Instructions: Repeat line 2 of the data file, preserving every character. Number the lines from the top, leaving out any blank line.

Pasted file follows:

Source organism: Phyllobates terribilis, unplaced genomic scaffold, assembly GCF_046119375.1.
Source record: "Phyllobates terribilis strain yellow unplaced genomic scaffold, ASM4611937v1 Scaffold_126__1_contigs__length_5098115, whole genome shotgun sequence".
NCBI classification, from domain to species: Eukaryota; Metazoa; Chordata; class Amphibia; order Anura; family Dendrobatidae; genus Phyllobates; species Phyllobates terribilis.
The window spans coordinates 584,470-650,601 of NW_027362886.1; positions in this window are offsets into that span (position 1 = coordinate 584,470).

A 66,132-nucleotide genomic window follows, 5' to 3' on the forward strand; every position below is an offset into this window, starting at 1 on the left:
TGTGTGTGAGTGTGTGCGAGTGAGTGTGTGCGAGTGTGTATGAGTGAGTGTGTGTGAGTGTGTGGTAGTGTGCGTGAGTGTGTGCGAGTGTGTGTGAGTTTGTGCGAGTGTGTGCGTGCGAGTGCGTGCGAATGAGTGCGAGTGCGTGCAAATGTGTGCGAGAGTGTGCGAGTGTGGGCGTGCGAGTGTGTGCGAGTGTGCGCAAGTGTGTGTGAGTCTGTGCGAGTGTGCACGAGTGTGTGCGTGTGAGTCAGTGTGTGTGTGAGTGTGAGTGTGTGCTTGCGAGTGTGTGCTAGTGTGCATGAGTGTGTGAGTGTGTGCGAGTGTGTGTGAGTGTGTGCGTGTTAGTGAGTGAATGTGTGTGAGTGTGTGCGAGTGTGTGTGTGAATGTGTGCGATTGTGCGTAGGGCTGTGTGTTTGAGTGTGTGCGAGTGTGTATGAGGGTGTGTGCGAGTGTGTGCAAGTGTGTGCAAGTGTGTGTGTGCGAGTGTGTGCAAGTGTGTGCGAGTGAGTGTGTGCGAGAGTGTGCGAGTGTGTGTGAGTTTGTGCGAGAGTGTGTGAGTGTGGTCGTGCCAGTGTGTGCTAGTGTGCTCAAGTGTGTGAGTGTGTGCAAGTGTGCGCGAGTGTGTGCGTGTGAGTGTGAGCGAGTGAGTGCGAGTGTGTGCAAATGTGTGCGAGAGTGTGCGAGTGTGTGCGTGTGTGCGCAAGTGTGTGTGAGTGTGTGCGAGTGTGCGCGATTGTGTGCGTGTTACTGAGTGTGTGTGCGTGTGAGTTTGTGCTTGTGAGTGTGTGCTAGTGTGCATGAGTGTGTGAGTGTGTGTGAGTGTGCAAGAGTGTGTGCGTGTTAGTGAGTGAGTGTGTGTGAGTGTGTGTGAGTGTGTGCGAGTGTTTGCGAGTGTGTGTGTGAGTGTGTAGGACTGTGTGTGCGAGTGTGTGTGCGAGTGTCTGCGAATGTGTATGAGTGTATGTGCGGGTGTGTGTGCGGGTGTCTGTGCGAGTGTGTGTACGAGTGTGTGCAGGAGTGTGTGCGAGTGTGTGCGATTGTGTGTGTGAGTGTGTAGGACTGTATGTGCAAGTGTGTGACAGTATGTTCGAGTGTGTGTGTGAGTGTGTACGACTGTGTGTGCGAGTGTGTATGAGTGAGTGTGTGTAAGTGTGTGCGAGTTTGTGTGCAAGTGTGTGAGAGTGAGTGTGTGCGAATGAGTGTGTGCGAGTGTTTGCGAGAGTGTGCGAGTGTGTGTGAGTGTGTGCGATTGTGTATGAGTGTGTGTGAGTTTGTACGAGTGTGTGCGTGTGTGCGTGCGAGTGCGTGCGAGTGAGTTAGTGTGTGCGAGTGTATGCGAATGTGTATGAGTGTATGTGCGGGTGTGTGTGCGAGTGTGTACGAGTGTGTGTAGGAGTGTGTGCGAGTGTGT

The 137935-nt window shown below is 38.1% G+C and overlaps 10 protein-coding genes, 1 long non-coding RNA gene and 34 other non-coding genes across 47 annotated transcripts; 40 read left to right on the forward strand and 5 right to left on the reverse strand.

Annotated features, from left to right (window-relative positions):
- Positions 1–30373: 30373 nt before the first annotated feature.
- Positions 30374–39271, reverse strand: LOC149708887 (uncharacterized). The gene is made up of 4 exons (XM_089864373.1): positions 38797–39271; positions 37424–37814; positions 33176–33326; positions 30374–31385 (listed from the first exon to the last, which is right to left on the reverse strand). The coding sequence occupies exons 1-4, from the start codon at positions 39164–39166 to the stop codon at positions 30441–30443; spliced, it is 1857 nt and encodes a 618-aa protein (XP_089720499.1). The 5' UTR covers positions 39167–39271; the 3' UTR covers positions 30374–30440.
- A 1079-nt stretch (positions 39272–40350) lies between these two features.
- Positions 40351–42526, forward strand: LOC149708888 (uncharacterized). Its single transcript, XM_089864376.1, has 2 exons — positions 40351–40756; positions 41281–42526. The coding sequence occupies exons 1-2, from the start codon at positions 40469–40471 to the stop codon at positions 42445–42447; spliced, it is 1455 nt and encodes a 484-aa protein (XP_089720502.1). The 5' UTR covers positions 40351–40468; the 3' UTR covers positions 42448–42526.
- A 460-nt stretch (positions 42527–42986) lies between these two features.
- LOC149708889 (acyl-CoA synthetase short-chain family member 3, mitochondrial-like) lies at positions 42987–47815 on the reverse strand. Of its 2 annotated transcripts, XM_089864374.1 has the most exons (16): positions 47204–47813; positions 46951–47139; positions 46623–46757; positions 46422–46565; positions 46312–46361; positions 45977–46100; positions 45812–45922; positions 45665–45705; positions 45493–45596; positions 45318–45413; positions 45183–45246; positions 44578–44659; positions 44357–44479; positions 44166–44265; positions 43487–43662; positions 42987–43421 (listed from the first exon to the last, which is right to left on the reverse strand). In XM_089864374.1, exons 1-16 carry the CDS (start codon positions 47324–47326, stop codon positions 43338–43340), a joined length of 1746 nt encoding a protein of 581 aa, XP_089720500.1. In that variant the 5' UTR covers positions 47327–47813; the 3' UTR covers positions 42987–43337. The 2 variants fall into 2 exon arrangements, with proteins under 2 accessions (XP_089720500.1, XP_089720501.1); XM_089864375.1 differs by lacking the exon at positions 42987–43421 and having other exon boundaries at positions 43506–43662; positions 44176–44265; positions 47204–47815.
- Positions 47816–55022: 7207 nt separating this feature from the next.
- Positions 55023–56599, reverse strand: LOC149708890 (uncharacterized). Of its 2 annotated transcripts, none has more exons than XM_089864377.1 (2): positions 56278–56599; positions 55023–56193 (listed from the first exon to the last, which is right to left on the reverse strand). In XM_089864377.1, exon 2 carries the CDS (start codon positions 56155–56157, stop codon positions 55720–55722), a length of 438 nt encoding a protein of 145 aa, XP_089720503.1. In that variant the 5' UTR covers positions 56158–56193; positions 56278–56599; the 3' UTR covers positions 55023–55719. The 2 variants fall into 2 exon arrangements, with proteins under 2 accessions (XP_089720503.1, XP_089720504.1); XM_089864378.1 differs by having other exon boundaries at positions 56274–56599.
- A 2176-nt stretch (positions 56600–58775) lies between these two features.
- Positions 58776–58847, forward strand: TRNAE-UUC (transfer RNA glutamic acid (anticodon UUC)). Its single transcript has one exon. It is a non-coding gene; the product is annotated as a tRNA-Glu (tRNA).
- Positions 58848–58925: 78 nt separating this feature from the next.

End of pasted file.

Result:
Source record: "Phyllobates terribilis strain yellow unplaced genomic scaffold, ASM4611937v1 Scaffold_126__1_contigs__length_5098115, whole genome shotgun sequence".